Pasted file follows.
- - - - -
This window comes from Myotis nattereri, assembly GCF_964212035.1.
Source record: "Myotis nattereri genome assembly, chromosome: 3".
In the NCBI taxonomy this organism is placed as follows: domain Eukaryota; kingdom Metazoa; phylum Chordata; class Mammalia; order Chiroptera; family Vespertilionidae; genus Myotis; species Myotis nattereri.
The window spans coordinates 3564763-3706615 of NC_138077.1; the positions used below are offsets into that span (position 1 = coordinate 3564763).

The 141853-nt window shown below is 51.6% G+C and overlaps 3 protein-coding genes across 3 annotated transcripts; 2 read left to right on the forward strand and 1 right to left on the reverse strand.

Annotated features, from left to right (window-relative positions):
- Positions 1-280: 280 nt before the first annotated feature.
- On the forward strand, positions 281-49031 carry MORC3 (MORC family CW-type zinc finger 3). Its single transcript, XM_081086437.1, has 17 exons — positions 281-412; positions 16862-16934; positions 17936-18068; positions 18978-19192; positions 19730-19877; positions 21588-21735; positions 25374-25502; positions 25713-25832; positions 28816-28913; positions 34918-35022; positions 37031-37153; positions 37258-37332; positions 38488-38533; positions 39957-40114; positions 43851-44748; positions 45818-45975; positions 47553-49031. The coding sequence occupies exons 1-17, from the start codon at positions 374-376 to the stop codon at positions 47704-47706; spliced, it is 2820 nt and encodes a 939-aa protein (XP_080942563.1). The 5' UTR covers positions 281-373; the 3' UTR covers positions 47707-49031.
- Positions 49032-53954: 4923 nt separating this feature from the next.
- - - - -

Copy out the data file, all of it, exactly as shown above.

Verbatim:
This window comes from Myotis nattereri, assembly GCF_964212035.1.
Source record: "Myotis nattereri genome assembly, chromosome: 3".
In the NCBI taxonomy this organism is placed as follows: domain Eukaryota; kingdom Metazoa; phylum Chordata; class Mammalia; order Chiroptera; family Vespertilionidae; genus Myotis; species Myotis nattereri.
The window spans coordinates 3564763-3706615 of NC_138077.1; the positions used below are offsets into that span (position 1 = coordinate 3564763).

The 141853-nt window shown below is 51.6% G+C and overlaps 3 protein-coding genes across 3 annotated transcripts; 2 read left to right on the forward strand and 1 right to left on the reverse strand.

Annotated features, from left to right (window-relative positions):
- Positions 1-280: 280 nt before the first annotated feature.
- On the forward strand, positions 281-49031 carry MORC3 (MORC family CW-type zinc finger 3). Its single transcript, XM_081086437.1, has 17 exons — positions 281-412; positions 16862-16934; positions 17936-18068; positions 18978-19192; positions 19730-19877; positions 21588-21735; positions 25374-25502; positions 25713-25832; positions 28816-28913; positions 34918-35022; positions 37031-37153; positions 37258-37332; positions 38488-38533; positions 39957-40114; positions 43851-44748; positions 45818-45975; positions 47553-49031. The coding sequence occupies exons 1-17, from the start codon at positions 374-376 to the stop codon at positions 47704-47706; spliced, it is 2820 nt and encodes a 939-aa protein (XP_080942563.1). The 5' UTR covers positions 281-373; the 3' UTR covers positions 47707-49031.
- Positions 49032-53954: 4923 nt separating this feature from the next.